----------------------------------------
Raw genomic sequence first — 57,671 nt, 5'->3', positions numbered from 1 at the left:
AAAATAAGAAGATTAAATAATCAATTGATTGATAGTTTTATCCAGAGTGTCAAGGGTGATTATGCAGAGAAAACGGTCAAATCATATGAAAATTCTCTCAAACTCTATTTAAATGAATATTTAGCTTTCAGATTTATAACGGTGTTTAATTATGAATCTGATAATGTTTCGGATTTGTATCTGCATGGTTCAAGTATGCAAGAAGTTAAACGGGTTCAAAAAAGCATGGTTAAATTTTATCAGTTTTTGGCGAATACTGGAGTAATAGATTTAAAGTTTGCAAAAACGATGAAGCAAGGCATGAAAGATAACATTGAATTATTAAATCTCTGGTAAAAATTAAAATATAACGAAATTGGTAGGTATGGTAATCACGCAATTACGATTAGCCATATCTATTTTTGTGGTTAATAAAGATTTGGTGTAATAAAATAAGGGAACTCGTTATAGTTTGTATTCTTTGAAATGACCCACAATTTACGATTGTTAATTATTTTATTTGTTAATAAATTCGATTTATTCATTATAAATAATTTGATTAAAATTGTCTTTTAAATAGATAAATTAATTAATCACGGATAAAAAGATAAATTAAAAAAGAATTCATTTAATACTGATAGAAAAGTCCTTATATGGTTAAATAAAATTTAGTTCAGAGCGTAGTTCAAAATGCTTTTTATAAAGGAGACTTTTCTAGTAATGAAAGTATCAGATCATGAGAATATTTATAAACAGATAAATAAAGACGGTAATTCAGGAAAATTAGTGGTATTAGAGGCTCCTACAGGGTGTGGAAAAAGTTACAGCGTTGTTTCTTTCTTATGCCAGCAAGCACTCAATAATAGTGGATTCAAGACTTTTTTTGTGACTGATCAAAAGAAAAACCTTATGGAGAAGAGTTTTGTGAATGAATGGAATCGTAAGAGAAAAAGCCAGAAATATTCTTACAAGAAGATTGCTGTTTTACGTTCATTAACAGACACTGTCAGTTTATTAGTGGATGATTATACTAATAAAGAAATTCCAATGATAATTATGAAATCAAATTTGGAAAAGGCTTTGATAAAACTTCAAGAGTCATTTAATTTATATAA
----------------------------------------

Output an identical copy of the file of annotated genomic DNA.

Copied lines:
Raw genomic sequence first — 57,671 nt, 5'->3', positions numbered from 1 at the left:
AAAATAAGAAGATTAAATAATCAATTGATTGATAGTTTTATCCAGAGTGTCAAGGGTGATTATGCAGAGAAAACGGTCAAATCATATGAAAATTCTCTCAAACTCTATTTAAATGAATATTTAGCTTTCAGATTTATAACGGTGTTTAATTATGAATCTGATAATGTTTCGGATTTGTATCTGCATGGTTCAAGTATGCAAGAAGTTAAACGGGTTCAAAAAAGCATGGTTAAATTTTATCAGTTTTTGGCGAATACTGGAGTAATAGATTTAAAGTTTGCAAAAACGATGAAGCAAGGCATGAAAGATAACATTGAATTATTAAATCTCTGGTAAAAATTAAAATATAACGAAATTGGTAGGTATGGTAATCACGCAATTACGATTAGCCATATCTATTTTTGTGGTTAATAAAGATTTGGTGTAATAAAATAAGGGAACTCGTTATAGTTTGTATTCTTTGAAATGACCCACAATTTACGATTGTTAATTATTTTATTTGTTAATAAATTCGATTTATTCATTATAAATAATTTGATTAAAATTGTCTTTTAAATAGATAAATTAATTAATCACGGATAAAAAGATAAATTAAAAAAGAATTCATTTAATACTGATAGAAAAGTCCTTATATGGTTAAATAAAATTTAGTTCAGAGCGTAGTTCAAAATGCTTTTTATAAAGGAGACTTTTCTAGTAATGAAAGTATCAGATCATGAGAATATTTATAAACAGATAAATAAAGACGGTAATTCAGGAAAATTAGTGGTATTAGAGGCTCCTACAGGGTGTGGAAAAAGTTACAGCGTTGTTTCTTTCTTATGCCAGCAAGCACTCAATAATAGTGGATTCAAGACTTTTTTTGTGACTGATCAAAAGAAAAACCTTATGGAGAAGAGTTTTGTGAATGAATGGAATCGTAAGAGAAAAAGCCAGAAATATTCTTACAAGAAGATTGCTGTTTTACGTTCATTAACAGACACTGTCAGTTTATTAGTGGATGATTATACTAATAAAGAAATTCCAATGATAATTATGAAATCAAATTTGGAAAAGGCTTTGATAAAACTTCAAGAGTCATTTAATTTATATAA